In their own words
Our Maths — No Problem! journey
Our Assistant Head joined the school in 2012, and identified the need to improve the teaching of maths across the school. The children were very secure with written methods, but no logic was applied to problem solving. Using school performance data, we identified that the school needed more children to achieve higher levels in maths. There was no ‘quick-fix’ solution and years of investment were required.
Adopting the Maths — No Problem! approach, our staff took on the key changes of understanding the Concrete, Pictorial, Abstract (CPA) approach and using ‘maths talk.’ This was a big change in the teaching and learning approach and took some time, a lot of support and a lot of enthusiasm with lots of ideas around differentiation, ensuring that both support children and extension children were catered for. This year we have been refining the approach further by encouraging teachers to model examples to aid the children when writing their explanations.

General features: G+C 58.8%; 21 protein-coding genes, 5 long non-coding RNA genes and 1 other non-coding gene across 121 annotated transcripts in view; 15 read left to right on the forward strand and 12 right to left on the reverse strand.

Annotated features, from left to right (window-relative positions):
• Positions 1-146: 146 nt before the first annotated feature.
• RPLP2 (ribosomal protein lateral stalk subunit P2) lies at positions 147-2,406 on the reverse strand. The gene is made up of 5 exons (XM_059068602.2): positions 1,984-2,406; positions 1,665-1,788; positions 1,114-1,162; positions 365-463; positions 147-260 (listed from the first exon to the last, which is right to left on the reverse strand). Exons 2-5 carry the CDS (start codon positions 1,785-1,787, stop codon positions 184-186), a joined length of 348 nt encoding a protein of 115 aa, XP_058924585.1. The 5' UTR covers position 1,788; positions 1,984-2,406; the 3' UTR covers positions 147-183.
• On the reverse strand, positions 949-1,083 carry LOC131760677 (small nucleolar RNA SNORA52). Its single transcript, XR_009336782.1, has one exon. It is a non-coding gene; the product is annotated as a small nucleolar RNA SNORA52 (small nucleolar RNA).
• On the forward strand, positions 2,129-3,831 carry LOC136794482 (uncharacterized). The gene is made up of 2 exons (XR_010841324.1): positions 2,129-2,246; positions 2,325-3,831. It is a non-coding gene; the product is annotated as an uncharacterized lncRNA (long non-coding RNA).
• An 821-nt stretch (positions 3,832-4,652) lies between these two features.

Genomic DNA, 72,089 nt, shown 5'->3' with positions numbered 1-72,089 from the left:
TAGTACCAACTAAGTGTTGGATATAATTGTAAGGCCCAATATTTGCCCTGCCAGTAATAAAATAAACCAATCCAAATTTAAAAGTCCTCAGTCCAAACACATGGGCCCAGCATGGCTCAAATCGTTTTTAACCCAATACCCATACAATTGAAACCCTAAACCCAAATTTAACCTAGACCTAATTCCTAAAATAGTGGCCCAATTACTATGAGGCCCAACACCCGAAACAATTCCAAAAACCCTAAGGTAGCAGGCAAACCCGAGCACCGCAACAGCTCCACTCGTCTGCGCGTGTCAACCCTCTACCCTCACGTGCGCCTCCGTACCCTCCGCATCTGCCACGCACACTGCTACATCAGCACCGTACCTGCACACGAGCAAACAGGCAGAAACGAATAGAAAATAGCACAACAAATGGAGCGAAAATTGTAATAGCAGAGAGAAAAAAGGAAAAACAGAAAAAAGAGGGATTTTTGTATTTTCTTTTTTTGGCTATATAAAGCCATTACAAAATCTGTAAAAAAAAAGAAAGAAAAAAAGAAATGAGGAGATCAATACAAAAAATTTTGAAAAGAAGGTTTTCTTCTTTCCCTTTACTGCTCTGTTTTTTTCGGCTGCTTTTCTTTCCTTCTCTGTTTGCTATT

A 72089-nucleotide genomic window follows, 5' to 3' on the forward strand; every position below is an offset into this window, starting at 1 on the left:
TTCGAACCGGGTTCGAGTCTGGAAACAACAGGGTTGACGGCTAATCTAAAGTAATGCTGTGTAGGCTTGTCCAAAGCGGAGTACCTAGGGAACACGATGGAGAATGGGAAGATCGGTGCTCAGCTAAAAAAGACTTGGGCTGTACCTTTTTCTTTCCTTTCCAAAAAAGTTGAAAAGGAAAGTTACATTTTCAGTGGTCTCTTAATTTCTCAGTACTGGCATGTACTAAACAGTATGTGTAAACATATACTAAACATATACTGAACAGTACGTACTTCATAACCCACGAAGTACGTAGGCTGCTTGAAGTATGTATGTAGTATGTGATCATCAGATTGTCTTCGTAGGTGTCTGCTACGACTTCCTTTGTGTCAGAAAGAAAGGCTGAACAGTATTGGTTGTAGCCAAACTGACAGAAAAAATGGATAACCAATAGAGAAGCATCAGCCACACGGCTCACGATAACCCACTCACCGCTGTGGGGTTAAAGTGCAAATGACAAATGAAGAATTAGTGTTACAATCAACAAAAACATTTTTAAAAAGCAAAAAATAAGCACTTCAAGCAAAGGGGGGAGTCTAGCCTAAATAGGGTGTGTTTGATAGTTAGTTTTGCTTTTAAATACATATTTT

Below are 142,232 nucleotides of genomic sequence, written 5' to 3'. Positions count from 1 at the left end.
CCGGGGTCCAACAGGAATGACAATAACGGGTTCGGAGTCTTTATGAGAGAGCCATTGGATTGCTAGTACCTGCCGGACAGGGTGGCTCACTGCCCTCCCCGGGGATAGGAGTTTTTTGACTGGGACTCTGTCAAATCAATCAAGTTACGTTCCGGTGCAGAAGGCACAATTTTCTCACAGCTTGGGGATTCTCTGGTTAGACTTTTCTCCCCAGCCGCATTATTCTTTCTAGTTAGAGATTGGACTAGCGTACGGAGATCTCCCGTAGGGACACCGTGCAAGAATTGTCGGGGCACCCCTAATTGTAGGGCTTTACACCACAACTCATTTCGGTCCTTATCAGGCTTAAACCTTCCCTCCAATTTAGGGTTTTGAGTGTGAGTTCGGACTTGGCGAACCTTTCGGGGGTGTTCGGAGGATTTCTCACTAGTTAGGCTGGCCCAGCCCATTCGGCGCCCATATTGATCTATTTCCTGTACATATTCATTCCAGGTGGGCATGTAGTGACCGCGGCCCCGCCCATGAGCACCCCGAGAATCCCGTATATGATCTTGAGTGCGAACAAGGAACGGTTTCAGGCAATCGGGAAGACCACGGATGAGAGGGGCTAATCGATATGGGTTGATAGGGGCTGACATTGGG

Maths — No Problem! in our school
The Maths — No Problem! approach eased teachers’ workload and improved planning across the school. It has enabled us to become a learning environment where new ideas can be tried and tested. It has helped with guiding the school vision of improved teaching and learning through consistently outstanding lessons.
Over time, teaching and learning has been transformed. If you walk around our school today you will hear children talking about maths and explaining their thinking. Children are now more confident problem solvers and are more resilient. Many teachers report that they now enjoy teaching maths, and that children enjoy learning more. It has been a massive learning curve for the whole school, and has created many opportunities for learning and training.
The Maths — No Problem! programme supports children with barriers to learning. It ensures that all children are given equal access to the curriculum, and allows all children to take part in the fun investigative tasks that every lesson begins with. Differentiation is through the CPA approach, which children can use according to their needs. Each lesson features maths talk, which supports both EAL and SEN children who can use both visual aids and apparatus.
Aragon is a good school with maths highlighted as a strength in our recent mock Ofsted report — 80 per cent of teaching was judged as good or better. Key stage 1 maths attainment has risen for the past three years with both high-achieving and low-achieving children making excellent progress.